COMMENT: Weekly Update 23/11 referred to the case of Beazley v Travelers, in which Clarke J found that, in the context of the policy in that case, "arising out of" did not dictate a proximate cause test and instead allowed "a somewhat weaker causal connection". This case, involving an exclusion rather than an aggregation clause, again underlines the importance of considering the meaning of "arising out of" in context. It adopts textbook analysis (and the reasoning in two Scottish cases) to support the view that a more stringent approach is needed where the words are used in a policy exclusion.

Sans Souci Ltd v VRL Services

Privy Council determines scope of court order remitting an award to the arbitrators

http://www.bailii.org/uk/cases/UKPC/2012/6.html

The Court of Appeal of Jamaica allowed an appeal against an award of damages and remitted the matter to the arbitrators "to determine the issue of damages only". The issue in this case was whether that order should be read without any limitation or whether it should take into account the specific issue which the arbitrators had not dealt with in their original award (and in relation to which the appeal had been brought). This was of relevance because the appellant sought to raise two further points on damages and to lead fresh evidence on them.

The power to remit an award, in whole or in part, for reconsideration by the arbitrators under Jamaican law reflects that laid down in section 68(3) of the English Arbitration Act 1996. The Privy Council dismissed the argument that it should consider the meaning of the words used in the order and then resolve any "ambiguities" which emerge from that consideration: "the construction of a judicial order, like any other legal instrument, is a single coherent process". It is always admissible to take into account the reasons for making the order which are given by the court in its judgment: " The reference in the order to "the issue of damages", although necessary, begged the question "Which issue of damages?" The order does not itself answer it. Only extrinsic evidence can do that... it cannot rationally be held inadmissible to construe [the order] by reference to the issues which the remitting court regarded as calling for reconsideration by the arbitrators."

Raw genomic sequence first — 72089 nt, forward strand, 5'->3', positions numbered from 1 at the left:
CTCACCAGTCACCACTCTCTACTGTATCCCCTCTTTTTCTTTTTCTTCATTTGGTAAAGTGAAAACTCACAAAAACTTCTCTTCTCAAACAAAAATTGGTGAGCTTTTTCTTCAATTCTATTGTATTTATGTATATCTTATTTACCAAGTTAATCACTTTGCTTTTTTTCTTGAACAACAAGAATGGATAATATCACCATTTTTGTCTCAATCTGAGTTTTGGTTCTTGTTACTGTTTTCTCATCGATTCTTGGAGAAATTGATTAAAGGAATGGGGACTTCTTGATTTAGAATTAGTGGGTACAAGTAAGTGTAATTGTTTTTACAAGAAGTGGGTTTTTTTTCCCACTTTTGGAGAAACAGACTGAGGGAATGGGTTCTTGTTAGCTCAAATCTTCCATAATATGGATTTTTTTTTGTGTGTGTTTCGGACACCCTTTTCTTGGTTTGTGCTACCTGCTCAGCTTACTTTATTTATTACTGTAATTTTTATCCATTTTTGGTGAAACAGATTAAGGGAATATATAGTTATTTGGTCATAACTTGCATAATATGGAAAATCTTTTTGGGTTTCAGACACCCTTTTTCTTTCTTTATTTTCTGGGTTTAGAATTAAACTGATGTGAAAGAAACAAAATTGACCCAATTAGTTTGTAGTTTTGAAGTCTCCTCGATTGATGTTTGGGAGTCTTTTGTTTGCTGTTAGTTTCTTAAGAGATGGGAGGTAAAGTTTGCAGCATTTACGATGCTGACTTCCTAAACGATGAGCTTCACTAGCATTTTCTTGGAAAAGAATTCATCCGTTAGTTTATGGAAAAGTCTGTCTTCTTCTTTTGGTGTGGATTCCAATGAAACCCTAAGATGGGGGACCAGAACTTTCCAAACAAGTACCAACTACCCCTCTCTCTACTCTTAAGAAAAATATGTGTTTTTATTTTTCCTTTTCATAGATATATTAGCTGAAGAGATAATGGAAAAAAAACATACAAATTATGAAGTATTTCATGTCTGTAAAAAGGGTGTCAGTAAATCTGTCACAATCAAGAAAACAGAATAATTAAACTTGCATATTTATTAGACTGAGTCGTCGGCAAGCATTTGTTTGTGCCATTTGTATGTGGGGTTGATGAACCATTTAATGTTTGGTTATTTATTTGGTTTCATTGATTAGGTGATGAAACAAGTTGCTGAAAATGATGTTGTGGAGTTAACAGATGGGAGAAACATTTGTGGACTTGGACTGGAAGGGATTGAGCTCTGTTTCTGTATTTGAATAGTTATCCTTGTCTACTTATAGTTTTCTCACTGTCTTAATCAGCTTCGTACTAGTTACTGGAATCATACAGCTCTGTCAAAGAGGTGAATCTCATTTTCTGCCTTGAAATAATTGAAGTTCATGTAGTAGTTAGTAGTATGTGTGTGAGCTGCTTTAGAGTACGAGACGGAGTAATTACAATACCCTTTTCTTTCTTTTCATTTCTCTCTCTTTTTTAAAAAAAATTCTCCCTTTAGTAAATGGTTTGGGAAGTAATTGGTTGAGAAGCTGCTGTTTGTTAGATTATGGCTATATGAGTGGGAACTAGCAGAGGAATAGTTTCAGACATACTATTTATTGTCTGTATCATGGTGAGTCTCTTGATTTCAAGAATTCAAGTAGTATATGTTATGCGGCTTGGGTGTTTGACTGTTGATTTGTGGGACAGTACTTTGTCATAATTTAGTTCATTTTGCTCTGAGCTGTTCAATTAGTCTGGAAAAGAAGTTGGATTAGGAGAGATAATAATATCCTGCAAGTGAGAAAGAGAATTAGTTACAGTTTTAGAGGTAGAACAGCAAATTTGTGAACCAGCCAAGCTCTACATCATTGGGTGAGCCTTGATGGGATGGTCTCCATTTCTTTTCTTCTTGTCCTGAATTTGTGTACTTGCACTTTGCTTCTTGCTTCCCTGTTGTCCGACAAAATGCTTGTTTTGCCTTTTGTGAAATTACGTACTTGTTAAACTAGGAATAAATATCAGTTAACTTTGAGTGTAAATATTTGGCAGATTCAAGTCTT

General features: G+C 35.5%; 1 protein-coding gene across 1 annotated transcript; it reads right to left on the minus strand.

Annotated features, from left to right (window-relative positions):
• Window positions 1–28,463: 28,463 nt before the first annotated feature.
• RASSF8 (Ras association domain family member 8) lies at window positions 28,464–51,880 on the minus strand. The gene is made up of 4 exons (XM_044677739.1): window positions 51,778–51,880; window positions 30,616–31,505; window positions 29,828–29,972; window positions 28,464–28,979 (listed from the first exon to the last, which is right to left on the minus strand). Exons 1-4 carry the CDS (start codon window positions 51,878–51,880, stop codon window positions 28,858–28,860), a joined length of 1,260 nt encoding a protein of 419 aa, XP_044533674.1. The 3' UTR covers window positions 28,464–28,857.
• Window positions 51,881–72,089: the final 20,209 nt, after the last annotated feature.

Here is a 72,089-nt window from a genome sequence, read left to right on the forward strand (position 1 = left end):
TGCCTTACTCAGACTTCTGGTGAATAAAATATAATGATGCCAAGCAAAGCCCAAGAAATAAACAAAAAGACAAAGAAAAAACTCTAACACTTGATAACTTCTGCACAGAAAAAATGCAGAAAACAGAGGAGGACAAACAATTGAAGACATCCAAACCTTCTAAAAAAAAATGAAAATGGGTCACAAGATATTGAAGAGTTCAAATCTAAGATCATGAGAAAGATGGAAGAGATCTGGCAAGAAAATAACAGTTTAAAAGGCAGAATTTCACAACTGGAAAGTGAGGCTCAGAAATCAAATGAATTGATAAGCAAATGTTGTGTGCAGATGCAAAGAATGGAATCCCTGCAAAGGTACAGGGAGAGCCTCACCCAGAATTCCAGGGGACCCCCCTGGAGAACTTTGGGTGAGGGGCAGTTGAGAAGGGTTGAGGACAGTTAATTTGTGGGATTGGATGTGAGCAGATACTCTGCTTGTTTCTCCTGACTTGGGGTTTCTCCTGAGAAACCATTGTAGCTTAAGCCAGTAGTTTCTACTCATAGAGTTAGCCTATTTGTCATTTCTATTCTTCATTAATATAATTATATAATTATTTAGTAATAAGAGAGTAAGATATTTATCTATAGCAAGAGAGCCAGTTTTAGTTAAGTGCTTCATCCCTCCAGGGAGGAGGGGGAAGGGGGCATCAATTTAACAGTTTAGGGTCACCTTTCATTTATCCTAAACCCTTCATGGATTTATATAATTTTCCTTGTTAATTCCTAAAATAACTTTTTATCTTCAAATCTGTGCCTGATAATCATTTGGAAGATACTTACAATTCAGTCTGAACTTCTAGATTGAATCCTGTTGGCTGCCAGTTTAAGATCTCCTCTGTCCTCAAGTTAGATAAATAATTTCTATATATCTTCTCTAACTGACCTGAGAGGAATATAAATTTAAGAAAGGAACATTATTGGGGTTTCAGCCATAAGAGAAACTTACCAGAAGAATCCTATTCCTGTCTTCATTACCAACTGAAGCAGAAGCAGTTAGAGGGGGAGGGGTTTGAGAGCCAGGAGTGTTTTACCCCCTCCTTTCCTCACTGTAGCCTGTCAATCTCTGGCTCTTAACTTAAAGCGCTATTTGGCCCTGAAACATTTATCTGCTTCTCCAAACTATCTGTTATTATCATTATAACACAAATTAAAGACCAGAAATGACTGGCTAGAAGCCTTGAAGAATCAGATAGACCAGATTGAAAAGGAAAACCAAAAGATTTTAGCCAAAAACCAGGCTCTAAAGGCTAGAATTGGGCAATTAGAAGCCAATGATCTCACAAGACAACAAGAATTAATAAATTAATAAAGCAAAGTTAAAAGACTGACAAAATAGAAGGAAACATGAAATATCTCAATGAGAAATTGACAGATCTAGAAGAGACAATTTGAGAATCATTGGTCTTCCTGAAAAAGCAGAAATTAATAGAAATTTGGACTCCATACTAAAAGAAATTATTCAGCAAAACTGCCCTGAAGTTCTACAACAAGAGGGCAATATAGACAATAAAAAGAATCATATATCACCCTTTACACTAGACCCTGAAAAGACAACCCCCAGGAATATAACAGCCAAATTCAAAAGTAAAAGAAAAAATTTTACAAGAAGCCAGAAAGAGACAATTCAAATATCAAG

In addition, where the order is given in the context of the judicial supervision of arbitration proceedings, it should not be readily assumed that the court has exceeded the proper limits of its functions (ie by asking the arbitrators to reopen findings where there were no grounds for remission and where the arbitrators had already reached a conclusive decision).

Thus in this case, no new challenges could be raised before the arbitrators when the matter was remitted.

Simon v Helmot (Guernsey)

Privy Council comments on appropriate "discount rate" in a personal injury case

http://www.bailii.org/uk/cases/UKPC/2012/5.html